ANALYSIS: Disconnect between business & state contributed to Marikana massacre
A lesson from the 2012 massacre of mineworkers is the need for government to retain its role as primary governance agent, enforcing clear rules and ensuring the provision of public goods and services.
Even a Lonmin executive conceded this link in one of the commission’s hearings.
Having collected data on mining companies in this area since 2001, I suspected that additional, processual factors were at play. So I studied how interactions between business and government created the underlying conditions that gave rise to the Marikana massacre.
I studied these interactions at the national level, especially in the debates surrounding the charter, as well as at the local level in the platinum mining area around Marikana.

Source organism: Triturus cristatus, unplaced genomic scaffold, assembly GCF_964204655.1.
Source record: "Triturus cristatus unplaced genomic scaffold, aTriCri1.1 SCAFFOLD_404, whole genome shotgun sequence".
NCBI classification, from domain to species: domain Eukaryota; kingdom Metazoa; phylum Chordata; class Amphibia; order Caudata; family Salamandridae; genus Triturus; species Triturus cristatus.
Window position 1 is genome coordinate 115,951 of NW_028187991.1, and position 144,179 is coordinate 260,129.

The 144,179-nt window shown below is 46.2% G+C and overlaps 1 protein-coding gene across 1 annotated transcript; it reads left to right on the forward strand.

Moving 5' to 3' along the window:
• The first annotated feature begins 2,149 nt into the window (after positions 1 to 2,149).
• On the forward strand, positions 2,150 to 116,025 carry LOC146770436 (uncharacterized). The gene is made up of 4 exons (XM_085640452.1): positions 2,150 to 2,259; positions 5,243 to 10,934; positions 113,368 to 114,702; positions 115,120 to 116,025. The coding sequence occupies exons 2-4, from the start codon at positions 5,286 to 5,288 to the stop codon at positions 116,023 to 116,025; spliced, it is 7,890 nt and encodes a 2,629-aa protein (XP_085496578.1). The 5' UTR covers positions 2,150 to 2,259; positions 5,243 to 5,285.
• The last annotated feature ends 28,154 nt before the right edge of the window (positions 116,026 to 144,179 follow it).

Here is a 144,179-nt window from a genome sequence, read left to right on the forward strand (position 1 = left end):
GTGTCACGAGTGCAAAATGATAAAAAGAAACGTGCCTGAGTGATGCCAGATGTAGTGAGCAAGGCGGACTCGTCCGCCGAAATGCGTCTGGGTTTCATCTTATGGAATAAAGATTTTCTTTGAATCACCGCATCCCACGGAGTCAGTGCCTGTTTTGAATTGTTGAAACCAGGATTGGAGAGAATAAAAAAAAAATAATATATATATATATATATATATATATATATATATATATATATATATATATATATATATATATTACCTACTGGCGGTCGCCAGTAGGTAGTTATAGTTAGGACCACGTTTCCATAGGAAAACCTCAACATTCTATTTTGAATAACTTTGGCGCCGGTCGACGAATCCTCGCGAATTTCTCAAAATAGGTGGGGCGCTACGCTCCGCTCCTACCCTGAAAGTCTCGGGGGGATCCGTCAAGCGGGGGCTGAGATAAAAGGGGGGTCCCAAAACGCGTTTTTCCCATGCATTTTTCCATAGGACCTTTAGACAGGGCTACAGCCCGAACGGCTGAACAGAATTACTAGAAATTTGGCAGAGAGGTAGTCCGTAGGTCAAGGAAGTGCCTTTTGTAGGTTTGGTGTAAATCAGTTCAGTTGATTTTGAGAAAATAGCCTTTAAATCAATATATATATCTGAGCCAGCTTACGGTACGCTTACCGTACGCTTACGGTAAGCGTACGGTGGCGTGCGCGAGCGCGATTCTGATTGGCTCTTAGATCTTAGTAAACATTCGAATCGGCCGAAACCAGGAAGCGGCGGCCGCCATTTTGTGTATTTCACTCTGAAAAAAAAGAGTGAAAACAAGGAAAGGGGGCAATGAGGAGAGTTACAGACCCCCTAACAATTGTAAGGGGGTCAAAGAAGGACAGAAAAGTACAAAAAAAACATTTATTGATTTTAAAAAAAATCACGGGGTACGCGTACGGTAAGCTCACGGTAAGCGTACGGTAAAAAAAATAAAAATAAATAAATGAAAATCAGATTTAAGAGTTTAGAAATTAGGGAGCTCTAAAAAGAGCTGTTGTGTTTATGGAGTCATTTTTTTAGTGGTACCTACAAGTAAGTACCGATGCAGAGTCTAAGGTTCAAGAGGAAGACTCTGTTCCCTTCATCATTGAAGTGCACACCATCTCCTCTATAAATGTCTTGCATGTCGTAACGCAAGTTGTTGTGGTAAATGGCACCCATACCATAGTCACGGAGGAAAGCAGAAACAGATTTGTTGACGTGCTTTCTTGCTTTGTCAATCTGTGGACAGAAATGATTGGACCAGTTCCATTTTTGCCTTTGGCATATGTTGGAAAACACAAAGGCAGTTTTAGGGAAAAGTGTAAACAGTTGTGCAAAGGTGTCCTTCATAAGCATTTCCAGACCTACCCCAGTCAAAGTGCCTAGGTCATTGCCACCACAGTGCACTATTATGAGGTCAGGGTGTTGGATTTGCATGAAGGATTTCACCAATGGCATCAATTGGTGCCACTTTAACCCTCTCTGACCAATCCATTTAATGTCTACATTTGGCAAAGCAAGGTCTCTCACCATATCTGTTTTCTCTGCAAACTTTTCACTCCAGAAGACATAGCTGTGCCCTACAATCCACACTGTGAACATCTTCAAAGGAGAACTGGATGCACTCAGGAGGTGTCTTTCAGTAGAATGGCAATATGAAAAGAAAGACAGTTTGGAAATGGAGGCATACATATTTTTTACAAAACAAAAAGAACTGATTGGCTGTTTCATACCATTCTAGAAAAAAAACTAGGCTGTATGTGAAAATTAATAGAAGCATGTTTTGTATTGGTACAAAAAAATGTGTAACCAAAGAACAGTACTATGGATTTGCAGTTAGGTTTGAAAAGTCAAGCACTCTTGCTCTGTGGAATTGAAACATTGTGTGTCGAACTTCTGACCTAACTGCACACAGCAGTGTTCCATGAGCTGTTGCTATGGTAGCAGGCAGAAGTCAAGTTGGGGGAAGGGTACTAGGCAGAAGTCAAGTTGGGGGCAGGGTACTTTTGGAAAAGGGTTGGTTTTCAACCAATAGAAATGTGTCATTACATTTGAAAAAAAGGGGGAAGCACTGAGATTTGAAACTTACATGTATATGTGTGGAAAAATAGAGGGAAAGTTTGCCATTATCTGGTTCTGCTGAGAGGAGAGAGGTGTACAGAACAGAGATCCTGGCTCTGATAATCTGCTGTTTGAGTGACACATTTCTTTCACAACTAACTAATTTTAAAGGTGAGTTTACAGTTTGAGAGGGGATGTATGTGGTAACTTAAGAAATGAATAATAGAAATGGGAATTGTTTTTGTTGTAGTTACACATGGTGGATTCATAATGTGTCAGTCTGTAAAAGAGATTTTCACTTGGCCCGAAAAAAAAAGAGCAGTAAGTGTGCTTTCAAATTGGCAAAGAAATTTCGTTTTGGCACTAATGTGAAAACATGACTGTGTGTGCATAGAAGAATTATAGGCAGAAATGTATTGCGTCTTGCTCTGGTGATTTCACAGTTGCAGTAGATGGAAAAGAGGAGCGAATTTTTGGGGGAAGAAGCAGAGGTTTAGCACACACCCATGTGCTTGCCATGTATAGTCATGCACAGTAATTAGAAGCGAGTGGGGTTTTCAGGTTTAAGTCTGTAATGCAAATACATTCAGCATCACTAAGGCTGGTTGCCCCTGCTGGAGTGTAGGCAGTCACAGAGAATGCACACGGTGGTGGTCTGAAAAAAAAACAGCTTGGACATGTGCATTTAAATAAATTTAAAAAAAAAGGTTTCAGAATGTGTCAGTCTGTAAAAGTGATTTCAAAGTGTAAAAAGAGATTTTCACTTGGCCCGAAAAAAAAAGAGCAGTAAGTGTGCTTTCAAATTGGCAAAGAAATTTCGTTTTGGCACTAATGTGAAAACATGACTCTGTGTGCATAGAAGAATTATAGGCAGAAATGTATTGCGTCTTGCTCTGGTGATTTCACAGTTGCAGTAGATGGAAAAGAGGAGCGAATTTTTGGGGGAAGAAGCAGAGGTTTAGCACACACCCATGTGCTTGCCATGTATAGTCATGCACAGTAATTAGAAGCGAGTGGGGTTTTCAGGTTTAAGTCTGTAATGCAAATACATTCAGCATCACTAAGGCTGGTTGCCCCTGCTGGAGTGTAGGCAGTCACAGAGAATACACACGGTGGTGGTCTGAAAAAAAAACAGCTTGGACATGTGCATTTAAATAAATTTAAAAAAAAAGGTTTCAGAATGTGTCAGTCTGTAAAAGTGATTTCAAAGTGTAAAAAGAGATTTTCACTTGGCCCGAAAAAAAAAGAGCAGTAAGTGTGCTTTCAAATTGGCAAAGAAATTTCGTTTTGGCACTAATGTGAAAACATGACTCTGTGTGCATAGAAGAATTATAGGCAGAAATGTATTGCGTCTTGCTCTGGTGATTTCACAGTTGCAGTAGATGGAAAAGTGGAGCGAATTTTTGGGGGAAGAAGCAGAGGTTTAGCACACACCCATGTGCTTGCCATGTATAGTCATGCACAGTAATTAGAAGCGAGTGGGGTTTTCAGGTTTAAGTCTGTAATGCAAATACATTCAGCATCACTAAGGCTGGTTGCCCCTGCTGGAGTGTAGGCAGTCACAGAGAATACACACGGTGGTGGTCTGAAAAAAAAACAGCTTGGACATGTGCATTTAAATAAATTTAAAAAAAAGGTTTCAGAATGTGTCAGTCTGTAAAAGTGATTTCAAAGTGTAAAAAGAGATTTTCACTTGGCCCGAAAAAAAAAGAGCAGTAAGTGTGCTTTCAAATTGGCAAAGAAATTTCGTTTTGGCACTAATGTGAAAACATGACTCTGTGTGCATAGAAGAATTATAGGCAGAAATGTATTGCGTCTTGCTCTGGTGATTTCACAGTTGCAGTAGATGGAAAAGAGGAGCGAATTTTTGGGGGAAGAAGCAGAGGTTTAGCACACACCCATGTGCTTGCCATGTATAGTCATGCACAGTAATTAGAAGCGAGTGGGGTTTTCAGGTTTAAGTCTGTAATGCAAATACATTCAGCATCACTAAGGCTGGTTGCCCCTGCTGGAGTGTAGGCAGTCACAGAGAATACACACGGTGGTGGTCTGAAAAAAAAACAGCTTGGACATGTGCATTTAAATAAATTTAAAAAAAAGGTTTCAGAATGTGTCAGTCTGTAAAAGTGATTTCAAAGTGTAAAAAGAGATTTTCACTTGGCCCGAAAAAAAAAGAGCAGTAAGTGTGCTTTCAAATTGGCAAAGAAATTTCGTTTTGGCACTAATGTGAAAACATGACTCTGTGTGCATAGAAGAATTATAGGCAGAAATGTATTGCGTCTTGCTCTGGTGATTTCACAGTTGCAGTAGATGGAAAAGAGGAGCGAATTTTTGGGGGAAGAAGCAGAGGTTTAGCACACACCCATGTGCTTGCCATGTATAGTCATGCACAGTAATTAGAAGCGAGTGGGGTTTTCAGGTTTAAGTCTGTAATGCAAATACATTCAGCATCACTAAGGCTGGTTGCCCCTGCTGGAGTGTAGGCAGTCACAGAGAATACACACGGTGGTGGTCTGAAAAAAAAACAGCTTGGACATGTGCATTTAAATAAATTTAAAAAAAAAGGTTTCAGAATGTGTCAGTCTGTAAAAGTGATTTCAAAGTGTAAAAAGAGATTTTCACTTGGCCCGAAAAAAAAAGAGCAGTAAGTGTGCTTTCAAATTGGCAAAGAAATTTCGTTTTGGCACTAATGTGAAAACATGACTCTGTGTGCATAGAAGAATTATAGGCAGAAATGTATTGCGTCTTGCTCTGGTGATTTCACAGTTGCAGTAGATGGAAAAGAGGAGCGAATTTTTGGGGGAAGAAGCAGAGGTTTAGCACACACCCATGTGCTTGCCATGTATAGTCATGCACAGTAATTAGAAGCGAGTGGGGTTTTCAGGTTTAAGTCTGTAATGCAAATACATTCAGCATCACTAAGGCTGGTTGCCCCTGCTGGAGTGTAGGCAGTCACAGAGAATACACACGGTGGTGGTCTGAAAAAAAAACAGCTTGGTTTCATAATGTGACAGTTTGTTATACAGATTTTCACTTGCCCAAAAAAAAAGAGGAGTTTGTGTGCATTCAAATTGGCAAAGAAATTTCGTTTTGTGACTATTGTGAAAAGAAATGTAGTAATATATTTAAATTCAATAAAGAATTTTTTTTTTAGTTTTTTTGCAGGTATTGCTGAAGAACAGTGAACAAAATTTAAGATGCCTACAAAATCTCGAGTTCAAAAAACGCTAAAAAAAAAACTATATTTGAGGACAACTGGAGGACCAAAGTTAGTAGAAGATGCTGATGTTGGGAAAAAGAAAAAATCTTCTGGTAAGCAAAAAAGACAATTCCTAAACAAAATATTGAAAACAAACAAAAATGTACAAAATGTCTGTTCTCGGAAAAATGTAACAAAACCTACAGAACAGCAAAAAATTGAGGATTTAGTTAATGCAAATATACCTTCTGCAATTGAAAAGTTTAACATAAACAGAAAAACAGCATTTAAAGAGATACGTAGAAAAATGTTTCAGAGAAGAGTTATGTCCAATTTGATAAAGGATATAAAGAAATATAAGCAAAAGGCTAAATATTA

The government and the mining companies also emphasised flexibility in the implementation of these ambiguous rules. As the government negotiator highlighted “you don’t want to straitjacket anybody, so there is flexibility in the implementation of the framework”.
The Mining Charter, as well as a broader international debate about corporate responsibility, expected companies to contribute to public goods and services in areas near their mines. The companies accepted this. In fact, mining companies sought to outdo each other in acting, and being seen, as public development agents.
Together, the ambiguity of the negotiated rules and the absence of the local state provided an excuse for Lonmin to renege on its housing commitment.
Secondly, government can’t retreat. Companies should insist that their contributions to public goods and services do not displace, but are in support of, government and other state organs as the primary governance agents.Read more: Eyewitness News
Disconnect between business and state contributed to Marikana massacreI found that interactions between business and government progressively wore done the adopted and enacted social responsibilities of both parties
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